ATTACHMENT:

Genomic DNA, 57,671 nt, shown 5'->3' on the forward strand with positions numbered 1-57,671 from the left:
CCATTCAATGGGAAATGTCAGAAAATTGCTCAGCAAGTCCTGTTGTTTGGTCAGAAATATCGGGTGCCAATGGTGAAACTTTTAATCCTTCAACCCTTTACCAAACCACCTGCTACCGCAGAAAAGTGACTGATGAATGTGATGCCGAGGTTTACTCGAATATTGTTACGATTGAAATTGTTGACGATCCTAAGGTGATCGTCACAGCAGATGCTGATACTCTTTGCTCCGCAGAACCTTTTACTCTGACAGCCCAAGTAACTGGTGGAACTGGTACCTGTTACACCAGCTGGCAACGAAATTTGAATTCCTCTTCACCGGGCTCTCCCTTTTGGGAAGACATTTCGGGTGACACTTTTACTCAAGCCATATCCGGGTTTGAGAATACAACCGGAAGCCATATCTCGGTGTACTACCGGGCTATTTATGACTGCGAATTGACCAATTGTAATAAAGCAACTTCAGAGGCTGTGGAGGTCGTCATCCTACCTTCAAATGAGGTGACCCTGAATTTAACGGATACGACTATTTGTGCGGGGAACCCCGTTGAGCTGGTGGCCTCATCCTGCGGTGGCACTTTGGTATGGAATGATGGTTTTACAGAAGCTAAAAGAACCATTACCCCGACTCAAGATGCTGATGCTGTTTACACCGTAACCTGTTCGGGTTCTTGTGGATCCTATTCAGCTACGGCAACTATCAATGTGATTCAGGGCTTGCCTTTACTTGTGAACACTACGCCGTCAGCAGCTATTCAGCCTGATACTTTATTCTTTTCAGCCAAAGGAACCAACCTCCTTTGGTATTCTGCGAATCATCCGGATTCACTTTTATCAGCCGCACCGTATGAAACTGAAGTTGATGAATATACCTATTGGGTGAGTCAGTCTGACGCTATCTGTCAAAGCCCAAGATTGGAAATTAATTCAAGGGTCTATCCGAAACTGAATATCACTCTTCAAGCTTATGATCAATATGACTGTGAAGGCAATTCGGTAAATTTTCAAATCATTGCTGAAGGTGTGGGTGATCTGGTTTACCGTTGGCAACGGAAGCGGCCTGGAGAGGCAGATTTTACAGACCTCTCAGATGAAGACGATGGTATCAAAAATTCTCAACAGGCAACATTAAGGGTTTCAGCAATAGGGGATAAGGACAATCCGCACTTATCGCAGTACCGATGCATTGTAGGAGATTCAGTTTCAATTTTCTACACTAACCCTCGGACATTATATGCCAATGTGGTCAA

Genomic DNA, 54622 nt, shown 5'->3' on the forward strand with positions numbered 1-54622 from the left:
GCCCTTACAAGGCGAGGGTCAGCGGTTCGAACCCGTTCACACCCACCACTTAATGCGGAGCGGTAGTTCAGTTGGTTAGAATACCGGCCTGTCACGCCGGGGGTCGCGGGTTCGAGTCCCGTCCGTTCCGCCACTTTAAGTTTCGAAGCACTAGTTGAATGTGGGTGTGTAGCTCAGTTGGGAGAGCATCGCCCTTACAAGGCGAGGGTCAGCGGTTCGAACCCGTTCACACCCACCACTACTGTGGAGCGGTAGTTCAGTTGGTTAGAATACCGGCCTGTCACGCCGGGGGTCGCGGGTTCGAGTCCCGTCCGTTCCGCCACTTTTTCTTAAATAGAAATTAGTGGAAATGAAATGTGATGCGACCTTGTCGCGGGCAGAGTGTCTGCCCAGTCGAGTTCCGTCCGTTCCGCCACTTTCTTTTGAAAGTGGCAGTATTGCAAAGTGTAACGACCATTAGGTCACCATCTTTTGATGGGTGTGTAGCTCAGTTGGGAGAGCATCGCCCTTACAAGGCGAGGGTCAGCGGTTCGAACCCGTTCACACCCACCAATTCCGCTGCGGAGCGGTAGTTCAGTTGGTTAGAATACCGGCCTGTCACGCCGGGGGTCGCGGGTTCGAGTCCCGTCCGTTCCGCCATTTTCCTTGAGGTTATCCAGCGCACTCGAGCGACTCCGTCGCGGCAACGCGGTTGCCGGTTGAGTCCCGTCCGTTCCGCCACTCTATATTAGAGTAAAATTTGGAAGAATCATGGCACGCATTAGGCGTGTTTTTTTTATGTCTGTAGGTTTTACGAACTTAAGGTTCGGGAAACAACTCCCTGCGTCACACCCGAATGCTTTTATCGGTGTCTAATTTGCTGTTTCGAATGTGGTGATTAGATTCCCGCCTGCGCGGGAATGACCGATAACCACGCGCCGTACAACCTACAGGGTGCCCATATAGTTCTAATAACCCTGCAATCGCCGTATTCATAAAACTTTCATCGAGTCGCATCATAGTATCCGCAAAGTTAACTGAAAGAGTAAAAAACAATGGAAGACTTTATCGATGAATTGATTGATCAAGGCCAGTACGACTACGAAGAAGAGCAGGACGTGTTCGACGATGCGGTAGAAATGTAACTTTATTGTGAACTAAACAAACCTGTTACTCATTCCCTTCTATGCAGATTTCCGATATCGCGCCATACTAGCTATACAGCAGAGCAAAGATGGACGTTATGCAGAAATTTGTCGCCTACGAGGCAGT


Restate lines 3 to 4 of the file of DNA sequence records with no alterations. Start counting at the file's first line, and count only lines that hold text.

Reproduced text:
Genomic DNA, 54622 nt, shown 5'->3' on the forward strand with positions numbered 1-54622 from the left:
GCCCTTACAAGGCGAGGGTCAGCGGTTCGAACCCGTTCACACCCACCACTTAATGCGGAGCGGTAGTTCAGTTGGTTAGAATACCGGCCTGTCACGCCGGGGGTCGCGGGTTCGAGTCCCGTCCGTTCCGCCACTTTAAGTTTCGAAGCACTAGTTGAATGTGGGTGTGTAGCTCAGTTGGGAGAGCATCGCCCTTACAAGGCGAGGGTCAGCGGTTCGAACCCGTTCACACCCACCACTACTGTGGAGCGGTAGTTCAGTTGGTTAGAATACCGGCCTGTCACGCCGGGGGTCGCGGGTTCGAGTCCCGTCCGTTCCGCCACTTTTTCTTAAATAGAAATTAGTGGAAATGAAATGTGATGCGACCTTGTCGCGGGCAGAGTGTCTGCCCAGTCGAGTTCCGTCCGTTCCGCCACTTTCTTTTGAAAGTGGCAGTATTGCAAAGTGTAACGACCATTAGGTCACCATCTTTTGATGGGTGTGTAGCTCAGTTGGGAGAGCATCGCCCTTACAAGGCGAGGGTCAGCGGTTCGAACCCGTTCACACCCACCAATTCCGCTGCGGAGCGGTAGTTCAGTTGGTTAGAATACCGGCCTGTCACGCCGGGGGTCGCGGGTTCGAGTCCCGTCCGTTCCGCCATTTTCCTTGAGGTTATCCAGCGCACTCGAGCGACTCCGTCGCGGCAACGCGGTTGCCGGTTGAGTCCCGTCCGTTCCGCCACTCTATATTAGAGTAAAATTTGGAAGAATCATGGCACGCATTAGGCGTGTTTTTTTTATGTCTGTAGGTTTTACGAACTTAAGGTTCGGGAAACAACTCCCTGCGTCACACCCGAATGCTTTTATCGGTGTCTAATTTGCTGTTTCGAATGTGGTGATTAGATTCCCGCCTGCGCGGGAATGACCGATAACCACGCGCCGTACAACCTACAGGGTGCCCATATAGTTCTAATAACCCTGCAATCGCCGTATTCATAAAACTTTCATCGAGTCGCATCATAGTATCCGCAAAGTTAACTGAAAGAGTAAAAAACAATGGAAGACTTTATCGATGAATTGATTGATCAAGGCCAGTACGACTACGAAGAAGAGCAGGACGTGTTCGACGATGCGGTAGAAATGTAACTTTATTGTGAACTAAACAAACCTGTTACTCATTCCCTTCTATGCAGATTTCCGATATCGCGCCATACTAGCTATACAGCAGAGCAAAGATGGACGTTATGCAGAAATTTGTCGCCTACGAGGCAGT